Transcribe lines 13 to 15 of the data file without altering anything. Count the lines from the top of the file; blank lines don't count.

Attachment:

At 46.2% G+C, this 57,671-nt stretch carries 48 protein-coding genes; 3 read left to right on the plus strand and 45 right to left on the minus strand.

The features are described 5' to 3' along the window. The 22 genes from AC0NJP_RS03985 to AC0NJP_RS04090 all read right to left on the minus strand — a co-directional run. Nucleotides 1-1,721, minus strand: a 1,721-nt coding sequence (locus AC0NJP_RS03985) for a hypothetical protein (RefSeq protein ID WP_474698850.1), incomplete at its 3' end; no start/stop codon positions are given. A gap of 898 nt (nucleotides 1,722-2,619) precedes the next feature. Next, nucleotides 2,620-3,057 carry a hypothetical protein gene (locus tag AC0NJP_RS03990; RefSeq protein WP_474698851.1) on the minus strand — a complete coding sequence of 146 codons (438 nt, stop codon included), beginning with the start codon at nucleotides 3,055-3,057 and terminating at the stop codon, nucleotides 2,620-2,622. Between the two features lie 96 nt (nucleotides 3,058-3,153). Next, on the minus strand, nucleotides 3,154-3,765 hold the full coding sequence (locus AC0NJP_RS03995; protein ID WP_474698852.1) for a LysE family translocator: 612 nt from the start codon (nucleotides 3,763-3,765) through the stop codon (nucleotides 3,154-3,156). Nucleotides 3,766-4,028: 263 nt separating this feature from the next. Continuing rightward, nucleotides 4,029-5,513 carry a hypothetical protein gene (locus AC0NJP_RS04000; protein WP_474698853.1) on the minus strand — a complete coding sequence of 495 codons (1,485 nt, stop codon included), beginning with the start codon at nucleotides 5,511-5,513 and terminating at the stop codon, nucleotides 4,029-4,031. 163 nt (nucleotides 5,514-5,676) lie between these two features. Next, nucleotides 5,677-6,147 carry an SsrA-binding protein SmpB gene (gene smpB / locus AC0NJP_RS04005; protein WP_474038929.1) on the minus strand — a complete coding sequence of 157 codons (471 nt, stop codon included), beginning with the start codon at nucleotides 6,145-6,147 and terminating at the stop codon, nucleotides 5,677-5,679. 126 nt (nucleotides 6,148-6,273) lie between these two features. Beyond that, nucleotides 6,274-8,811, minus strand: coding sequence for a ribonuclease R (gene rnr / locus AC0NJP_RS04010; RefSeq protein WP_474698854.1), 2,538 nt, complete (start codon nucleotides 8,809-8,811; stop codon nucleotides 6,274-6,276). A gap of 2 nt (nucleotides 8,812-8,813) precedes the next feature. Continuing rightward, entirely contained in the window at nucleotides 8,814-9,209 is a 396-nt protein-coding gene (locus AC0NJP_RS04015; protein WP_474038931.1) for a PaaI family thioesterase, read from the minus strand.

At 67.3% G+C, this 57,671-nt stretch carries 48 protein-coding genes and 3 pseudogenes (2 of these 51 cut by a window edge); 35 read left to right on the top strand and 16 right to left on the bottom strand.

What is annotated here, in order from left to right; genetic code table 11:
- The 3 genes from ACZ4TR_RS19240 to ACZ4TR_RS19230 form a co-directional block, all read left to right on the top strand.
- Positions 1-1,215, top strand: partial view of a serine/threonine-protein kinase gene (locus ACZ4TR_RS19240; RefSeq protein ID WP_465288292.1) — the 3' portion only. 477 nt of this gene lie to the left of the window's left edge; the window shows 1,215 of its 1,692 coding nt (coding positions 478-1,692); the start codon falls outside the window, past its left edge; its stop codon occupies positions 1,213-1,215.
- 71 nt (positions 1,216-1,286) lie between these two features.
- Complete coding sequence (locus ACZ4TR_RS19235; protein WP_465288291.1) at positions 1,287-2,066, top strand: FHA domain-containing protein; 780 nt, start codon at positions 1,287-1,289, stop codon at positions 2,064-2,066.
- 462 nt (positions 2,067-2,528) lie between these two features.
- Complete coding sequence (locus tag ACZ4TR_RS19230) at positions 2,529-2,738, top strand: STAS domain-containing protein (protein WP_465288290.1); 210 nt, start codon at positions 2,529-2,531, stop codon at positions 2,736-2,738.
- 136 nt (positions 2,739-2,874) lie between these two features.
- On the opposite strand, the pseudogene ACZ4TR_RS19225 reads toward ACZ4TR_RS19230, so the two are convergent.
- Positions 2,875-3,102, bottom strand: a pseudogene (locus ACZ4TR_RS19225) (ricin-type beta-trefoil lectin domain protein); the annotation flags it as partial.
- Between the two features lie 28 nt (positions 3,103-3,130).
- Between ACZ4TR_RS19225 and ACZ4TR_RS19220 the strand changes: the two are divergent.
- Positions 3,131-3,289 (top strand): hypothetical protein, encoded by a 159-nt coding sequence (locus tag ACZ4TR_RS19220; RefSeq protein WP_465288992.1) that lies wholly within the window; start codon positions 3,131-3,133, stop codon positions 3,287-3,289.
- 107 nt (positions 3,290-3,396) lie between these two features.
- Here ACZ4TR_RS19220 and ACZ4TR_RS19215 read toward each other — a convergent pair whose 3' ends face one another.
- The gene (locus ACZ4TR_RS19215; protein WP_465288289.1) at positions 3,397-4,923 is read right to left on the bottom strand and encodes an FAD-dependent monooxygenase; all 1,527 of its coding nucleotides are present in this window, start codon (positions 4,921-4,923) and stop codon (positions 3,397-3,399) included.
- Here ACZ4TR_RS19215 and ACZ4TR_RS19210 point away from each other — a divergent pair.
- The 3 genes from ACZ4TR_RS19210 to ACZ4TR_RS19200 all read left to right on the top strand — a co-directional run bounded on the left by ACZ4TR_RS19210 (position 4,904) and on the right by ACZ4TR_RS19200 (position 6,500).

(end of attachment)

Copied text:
- Positions 2,875-3,102, bottom strand: a pseudogene (locus ACZ4TR_RS19225) (ricin-type beta-trefoil lectin domain protein); the annotation flags it as partial.
- Between the two features lie 28 nt (positions 3,103-3,130).
- Between ACZ4TR_RS19225 and ACZ4TR_RS19220 the strand changes: the two are divergent.